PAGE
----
"I hope you had a pleasant ride," said Isabel, who observed her companion's hesitancy.

"It would have been pleasant if for nothing else than that it brought me here."

"Are you so fond of Gardencourt?" the girl asked, more and more sure that he meant to make some appeal to her; wishing not to challenge him if he hesitated, and yet to keep all the quietness of her reason if he proceeded. It suddenly came upon her that her situation was one which a few weeks ago she would have deemed deeply romantic: the park of an old English country-house, with the foreground embellished by a "great" (as she supposed) nobleman in the act of making love to a young lady who, on careful inspection, should be found to present remarkable analogies with herself. But if she was now the heroine of the situation she succeeded scarcely the less in looking at it from the outside.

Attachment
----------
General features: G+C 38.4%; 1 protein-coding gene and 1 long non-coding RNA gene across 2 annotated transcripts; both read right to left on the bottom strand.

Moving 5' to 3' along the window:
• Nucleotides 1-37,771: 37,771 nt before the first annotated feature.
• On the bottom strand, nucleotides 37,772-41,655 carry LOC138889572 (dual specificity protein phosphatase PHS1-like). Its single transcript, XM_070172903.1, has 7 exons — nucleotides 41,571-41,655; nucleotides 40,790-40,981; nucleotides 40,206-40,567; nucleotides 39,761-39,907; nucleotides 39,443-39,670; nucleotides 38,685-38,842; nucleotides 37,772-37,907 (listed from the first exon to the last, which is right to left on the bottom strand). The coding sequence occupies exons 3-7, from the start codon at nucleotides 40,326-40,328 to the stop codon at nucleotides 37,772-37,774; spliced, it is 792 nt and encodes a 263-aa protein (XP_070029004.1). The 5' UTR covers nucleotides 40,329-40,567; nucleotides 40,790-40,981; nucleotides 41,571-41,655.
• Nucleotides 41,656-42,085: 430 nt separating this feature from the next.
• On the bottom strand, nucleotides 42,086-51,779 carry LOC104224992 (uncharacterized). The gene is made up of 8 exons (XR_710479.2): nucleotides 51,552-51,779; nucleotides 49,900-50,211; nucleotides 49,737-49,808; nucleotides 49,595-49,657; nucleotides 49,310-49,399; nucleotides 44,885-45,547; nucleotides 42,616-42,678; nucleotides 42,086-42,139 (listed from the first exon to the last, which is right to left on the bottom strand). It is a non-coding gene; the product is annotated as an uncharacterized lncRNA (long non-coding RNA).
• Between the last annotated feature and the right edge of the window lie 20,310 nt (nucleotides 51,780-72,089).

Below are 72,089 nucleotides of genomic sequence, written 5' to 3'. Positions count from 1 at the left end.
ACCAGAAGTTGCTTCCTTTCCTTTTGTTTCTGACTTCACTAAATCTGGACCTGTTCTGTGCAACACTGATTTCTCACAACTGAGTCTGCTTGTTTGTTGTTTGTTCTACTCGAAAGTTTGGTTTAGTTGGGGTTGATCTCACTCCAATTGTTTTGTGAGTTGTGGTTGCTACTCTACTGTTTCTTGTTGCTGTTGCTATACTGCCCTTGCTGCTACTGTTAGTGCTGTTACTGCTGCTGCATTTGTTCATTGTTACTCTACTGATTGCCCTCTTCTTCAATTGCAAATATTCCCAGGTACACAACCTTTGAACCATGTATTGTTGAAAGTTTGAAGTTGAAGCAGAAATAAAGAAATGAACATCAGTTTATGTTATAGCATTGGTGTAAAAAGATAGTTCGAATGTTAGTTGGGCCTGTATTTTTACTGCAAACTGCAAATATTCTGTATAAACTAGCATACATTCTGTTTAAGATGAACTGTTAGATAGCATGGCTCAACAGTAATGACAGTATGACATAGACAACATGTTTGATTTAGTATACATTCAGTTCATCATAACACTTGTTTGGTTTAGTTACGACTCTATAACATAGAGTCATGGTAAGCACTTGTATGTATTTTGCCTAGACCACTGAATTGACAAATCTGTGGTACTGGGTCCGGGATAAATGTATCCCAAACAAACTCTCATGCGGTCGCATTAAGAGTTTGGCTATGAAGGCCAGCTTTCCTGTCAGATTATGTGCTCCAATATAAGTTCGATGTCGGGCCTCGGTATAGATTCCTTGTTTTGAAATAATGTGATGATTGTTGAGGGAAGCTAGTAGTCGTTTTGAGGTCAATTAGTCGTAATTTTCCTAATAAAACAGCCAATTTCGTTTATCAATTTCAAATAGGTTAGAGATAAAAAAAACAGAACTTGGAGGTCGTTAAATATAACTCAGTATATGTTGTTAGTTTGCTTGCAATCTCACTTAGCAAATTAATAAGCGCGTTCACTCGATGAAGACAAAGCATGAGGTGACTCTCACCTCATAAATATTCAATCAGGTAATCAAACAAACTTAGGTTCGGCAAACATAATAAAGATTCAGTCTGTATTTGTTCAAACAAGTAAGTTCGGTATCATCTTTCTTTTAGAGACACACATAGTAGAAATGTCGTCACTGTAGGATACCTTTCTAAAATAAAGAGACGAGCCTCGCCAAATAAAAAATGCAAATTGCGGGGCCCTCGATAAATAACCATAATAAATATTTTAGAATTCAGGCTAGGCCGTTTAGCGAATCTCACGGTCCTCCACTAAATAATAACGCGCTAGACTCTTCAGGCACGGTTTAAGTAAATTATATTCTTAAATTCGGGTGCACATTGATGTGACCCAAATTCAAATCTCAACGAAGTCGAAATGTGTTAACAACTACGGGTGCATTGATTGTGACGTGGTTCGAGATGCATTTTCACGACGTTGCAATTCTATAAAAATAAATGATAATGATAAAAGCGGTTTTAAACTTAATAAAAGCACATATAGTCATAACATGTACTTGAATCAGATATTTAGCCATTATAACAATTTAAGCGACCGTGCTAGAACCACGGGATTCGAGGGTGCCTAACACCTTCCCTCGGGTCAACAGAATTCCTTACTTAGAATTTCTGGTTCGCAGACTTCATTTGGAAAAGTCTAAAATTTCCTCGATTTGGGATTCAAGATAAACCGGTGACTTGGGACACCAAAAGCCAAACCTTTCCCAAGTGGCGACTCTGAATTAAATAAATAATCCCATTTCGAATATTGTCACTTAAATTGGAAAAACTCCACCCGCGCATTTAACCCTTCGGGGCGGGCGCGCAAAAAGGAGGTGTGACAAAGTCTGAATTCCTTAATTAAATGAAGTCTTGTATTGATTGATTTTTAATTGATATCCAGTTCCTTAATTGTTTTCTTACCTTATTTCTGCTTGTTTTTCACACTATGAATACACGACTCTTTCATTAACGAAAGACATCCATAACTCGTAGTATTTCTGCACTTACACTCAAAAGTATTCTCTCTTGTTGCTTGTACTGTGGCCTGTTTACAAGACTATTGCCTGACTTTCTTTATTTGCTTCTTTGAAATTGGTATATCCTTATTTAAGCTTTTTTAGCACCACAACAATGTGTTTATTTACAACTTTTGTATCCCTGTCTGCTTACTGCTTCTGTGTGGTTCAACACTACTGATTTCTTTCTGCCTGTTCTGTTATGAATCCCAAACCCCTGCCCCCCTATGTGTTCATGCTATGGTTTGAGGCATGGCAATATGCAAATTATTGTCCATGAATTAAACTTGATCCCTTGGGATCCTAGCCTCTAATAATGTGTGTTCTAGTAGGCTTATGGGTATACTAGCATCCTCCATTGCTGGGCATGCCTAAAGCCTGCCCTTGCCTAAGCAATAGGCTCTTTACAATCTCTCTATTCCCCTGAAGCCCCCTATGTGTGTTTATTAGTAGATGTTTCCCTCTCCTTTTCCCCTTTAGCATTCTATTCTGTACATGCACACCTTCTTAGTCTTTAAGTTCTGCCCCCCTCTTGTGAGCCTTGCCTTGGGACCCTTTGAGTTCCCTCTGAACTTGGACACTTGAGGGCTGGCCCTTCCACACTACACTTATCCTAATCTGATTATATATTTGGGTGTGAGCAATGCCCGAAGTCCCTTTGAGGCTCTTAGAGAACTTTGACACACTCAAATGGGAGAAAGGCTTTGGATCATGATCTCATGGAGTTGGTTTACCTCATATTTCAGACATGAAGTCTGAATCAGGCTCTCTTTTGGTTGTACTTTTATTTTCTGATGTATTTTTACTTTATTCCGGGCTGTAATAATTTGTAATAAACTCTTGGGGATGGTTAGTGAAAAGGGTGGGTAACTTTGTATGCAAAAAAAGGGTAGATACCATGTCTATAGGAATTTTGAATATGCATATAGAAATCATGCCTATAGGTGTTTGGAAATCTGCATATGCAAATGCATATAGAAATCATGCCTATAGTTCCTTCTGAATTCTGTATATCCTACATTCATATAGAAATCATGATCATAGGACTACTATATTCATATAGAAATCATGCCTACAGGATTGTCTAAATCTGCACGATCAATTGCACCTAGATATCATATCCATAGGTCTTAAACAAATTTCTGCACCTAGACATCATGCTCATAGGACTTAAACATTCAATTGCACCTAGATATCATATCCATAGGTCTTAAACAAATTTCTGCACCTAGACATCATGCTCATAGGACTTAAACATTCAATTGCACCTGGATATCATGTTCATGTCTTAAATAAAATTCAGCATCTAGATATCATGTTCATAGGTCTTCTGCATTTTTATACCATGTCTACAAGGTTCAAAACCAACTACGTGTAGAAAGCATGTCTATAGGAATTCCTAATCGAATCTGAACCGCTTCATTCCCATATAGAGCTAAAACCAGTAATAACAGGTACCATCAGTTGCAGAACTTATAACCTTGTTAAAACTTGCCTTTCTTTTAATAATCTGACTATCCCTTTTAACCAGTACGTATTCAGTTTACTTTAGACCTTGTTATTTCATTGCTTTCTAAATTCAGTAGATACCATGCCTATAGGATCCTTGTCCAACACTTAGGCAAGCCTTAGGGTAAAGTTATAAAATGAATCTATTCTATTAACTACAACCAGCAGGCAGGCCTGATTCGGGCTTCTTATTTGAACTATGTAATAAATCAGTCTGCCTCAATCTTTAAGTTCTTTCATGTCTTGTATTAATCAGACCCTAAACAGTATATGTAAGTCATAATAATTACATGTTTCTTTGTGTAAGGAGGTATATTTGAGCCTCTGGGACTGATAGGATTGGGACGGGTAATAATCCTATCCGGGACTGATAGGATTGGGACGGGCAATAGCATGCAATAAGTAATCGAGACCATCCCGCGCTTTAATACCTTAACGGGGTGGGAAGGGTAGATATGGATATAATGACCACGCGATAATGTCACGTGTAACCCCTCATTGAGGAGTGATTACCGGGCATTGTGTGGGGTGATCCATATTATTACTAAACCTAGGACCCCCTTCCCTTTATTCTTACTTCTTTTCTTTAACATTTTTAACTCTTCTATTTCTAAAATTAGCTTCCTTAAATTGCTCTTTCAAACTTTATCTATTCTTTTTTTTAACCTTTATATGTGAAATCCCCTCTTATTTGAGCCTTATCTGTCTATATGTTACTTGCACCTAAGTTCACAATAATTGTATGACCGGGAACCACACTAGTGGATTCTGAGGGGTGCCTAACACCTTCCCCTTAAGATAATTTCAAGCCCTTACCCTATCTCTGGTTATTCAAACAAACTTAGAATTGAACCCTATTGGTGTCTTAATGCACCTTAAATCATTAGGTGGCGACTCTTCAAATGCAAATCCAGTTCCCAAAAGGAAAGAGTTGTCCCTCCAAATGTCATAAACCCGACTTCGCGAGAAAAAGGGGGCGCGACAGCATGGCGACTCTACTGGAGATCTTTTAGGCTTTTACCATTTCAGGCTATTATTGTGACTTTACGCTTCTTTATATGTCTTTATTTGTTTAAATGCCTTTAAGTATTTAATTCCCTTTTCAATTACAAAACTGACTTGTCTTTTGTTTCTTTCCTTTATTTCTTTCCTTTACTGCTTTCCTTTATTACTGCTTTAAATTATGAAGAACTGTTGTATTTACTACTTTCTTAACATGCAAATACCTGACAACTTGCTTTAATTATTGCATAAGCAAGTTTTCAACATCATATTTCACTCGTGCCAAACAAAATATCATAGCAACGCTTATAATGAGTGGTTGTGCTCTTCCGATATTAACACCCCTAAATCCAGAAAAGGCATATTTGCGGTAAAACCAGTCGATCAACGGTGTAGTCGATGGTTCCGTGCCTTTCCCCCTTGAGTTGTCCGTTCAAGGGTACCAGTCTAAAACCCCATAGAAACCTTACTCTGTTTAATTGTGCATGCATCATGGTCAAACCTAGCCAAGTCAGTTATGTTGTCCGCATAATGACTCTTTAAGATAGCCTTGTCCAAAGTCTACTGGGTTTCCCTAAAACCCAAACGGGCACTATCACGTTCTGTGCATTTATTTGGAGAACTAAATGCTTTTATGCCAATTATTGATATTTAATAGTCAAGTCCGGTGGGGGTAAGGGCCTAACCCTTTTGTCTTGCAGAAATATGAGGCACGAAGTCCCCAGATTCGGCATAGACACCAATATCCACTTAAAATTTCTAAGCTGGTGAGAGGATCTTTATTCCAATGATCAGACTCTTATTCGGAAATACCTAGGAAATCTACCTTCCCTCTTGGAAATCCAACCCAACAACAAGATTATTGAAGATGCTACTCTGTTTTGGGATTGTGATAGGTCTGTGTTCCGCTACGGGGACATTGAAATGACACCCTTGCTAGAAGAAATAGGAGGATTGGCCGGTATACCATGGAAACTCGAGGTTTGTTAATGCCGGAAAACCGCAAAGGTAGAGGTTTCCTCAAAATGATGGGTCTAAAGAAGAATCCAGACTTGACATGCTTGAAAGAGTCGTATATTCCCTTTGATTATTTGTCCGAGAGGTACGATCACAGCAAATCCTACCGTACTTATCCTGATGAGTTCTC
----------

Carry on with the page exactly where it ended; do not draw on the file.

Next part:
"I care nothing for Gardencourt," said her companion. "I care only for you."

"You've known me too short a time to have a right to say that, and I can't believe you're serious."